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Transition from seawater to freshwater 25 Nov 2022 11:03 #133053

  • Duncan Gilmour
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Thank you for that, Peter. It did seem a reasonable idea to me, too. However, Balliol suggested, in an earlier post, that in this case, the anodes with the highest potency will prevail:

Zinc anodes additional to MG or Al will do nothing. The most potent anode (Mg>Al>Zn) will prevail. The zincs will just be idle.

So, I suppose hanging anodes would work in the case of needing the extra that Mg would give you but not the other way round.  I'm sure Balliol will correct me if I have misunderstood.

Thanks again


Duncan

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Transition from seawater to freshwater 25 Nov 2022 10:52 #133052

  • Peter White
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Hello, I keep my steel motor cruiser in Port Ariane off the River Lez just south of Montpellier. The water is fresh, but we spend several months per year in the salt water of the Etang de Thau or the Sete, Rhone canal. I am now using Aluminium anodes on the hull and hanging anodes depending on where we are. Magnesium in Port Ariane and Zinc in salt. So far they seem to be working well. Hanging anodes sound like an added complication but I find them simple to use by dropping them over the side when moored and pulling them up when shortening ropes etc. I have always assumed the Midi is fresh water once past the first locks as it is fed from fresh water lakes as far as I know.

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Transition from seawater to freshwater 31 Oct 2022 16:19 #132639

  • Duncan Gilmour
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Thank you Balliol. I did read a very interesting contribution from you during a search of the forum. And I thank you for this one. I have had some advice from an anode supplier (anode outlet in Kent) who tell me that they would suggest aluminium given the salinity of the canal water and that aluminium is fast becoming a very common anode for multiple situations. Another company (allanodes) prefer to fit aluminium for all but a few water types.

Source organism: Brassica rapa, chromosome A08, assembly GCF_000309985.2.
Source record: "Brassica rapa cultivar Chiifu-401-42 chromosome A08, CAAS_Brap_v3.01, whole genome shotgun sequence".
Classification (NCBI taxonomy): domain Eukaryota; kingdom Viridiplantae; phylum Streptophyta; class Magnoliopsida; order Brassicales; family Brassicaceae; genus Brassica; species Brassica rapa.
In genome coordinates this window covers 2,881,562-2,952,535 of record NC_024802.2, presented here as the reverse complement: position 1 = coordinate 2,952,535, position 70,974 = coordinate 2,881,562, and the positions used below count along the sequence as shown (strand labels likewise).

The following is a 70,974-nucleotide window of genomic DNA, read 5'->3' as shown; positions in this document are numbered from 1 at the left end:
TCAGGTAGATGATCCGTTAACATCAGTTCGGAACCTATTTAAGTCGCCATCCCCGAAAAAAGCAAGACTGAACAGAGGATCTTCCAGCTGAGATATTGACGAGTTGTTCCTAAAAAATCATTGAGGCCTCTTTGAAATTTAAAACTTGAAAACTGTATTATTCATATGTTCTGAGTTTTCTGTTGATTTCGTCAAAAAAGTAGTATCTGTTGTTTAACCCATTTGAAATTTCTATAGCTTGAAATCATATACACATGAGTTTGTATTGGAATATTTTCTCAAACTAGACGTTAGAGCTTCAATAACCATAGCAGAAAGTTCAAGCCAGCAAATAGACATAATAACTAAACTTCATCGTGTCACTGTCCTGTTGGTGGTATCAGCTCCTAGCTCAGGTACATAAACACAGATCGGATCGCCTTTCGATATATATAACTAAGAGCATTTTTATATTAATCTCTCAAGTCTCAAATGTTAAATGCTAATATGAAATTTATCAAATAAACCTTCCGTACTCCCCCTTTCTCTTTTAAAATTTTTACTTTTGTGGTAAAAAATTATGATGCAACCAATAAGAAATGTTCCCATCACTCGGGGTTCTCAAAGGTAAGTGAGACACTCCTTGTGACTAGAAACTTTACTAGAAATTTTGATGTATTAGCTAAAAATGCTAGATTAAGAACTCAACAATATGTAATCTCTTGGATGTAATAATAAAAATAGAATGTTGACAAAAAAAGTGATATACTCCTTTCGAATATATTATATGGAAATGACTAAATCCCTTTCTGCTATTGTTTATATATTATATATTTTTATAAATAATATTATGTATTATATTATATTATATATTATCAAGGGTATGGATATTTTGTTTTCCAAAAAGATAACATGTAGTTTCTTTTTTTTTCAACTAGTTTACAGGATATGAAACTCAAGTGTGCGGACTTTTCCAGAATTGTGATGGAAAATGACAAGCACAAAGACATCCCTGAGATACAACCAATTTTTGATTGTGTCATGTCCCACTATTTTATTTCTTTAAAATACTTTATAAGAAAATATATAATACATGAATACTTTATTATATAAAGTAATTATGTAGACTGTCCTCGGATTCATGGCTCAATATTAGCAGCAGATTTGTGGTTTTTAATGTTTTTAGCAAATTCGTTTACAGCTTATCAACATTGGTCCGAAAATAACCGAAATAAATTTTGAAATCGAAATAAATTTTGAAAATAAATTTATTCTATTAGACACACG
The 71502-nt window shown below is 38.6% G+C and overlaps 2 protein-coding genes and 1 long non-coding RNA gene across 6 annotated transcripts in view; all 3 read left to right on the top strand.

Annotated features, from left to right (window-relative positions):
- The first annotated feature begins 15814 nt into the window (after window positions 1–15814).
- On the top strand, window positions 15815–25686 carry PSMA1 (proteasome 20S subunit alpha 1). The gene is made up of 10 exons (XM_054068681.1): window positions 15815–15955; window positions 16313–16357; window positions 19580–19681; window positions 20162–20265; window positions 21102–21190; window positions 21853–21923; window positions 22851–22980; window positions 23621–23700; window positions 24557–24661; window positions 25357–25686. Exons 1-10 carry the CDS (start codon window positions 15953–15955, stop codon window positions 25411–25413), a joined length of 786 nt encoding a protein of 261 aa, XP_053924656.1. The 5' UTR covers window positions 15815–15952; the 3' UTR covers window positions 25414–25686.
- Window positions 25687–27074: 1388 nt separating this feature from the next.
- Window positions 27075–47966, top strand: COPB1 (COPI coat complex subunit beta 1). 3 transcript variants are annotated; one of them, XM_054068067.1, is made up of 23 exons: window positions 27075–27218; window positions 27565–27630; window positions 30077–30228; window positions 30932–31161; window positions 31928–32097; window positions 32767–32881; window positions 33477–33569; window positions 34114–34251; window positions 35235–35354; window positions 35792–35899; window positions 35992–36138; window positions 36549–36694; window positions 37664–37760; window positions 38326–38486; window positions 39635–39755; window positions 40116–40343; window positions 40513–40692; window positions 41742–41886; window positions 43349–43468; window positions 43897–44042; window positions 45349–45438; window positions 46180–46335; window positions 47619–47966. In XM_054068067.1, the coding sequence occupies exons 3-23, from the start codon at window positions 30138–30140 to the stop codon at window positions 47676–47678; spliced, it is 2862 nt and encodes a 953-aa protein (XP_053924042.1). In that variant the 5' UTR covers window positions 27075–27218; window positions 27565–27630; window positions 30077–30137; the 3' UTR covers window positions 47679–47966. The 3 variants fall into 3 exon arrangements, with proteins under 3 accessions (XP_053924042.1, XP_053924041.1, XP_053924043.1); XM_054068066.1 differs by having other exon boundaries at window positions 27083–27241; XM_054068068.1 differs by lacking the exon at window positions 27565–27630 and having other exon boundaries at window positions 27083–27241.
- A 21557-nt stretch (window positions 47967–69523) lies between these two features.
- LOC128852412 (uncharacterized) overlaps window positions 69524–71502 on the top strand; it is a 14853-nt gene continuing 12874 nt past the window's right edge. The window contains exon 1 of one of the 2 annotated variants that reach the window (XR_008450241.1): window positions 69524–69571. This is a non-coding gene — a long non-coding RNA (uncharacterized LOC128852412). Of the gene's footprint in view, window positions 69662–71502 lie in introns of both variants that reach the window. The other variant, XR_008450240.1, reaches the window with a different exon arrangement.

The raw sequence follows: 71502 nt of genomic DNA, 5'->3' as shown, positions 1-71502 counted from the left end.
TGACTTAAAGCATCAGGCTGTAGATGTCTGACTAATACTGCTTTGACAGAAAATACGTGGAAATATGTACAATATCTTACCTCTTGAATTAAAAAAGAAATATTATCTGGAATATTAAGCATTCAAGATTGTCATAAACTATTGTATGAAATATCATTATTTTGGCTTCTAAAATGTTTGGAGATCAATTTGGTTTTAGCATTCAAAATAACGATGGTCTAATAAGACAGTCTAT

My hull is well coated, generally, and I will look at the anodes when the boat comes out of the water this winter. I guess the amount of wear will indicate the amount of potential corrosion there is.

Thank you for your input. I think you have saved me a lift out!


Duncan

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Transition from seawater to freshwater 31 Oct 2022 13:52 #132638

  • Balliol Fowden
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As I have often said before galvanic corrosion prevention is a bit of a black art and the degree of corrosive potential that may exist depends upon various factors. For example, how well painted is your hull? Do you have any corrosion problem at the moment? How long are the zincs lasting in Puerto whatever?

Opinions are dangerous, but if your hull is well painted methinks you worry too much about the Med passage aspect if you will only be on salt for a week or so.

I have no idea what the salinity of the Midi is but it is reputed to be very polluted with poo, which might tend to increase the potency of the electrolyte, hence aluminium anodes may be a better choice than magnesium.

I also have minimal experience of just how corrosive the supposedly very saline Med water is, but suspect that it will not significantly deplete aluminium anodes in a few days. Magnesium might fizz a bit.

Presuming that you can’t access your bolt-on anodes in the water (in which case change them in the water when you get to the MIDI) then the compromise might be to fit aluminium anodes and then observe over time (by feel if necessary) once you get to the Midi. Perhaps plan a lift within the first year to see how they are doing.

Balliol.
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Transition from seawater to freshwater 31 Oct 2022 12:22 #132634

  • Duncan Gilmour
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Following on to this (and I'd like to invite Balliol Fowden to jump in if he wishes), if the water in the Canal du Midi is salty/ brackish, would aluminium anodes be a better bet than magnesium? If I then move up the canal to Toulouse and beyond, towards Bordeaux, will the aluminium work just as well, particularly as I will be returning through the same salty/ brackish water on my way to the Rhone later in the year. Finally, I have been advised by the boatyard here in Spain that I should lift out the boat on arrival in France because the fresh water anodes will deteriorate in only a few days at sea. They haven't specified the metal but I am imagining, from Balliol's description, that they are talking about magnesium. If I were to fit aluminium in Spain, would a week to 10 days be acceptable as a salt water transit into the Canal du Midi? It seems quite an expensive undertaking to lift the boat out simply to replace a few bolt on anodes but not as expensive, I grant you, as losing galvanic protection by having the wrong types.

So, in brief, may I ask Marty, Balliol and others in the know, how salty is the water in the lower reaches of the Canal du Midi, what would be the best material type to choose for French Inland waterway cruising and could I reasonably do it prior to a salt water sea transit lasting up to 10 days?

Many, many thanks


Duncan

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Transition from seawater to freshwater 01 Oct 2022 00:09 #132205

  • Paul Hayes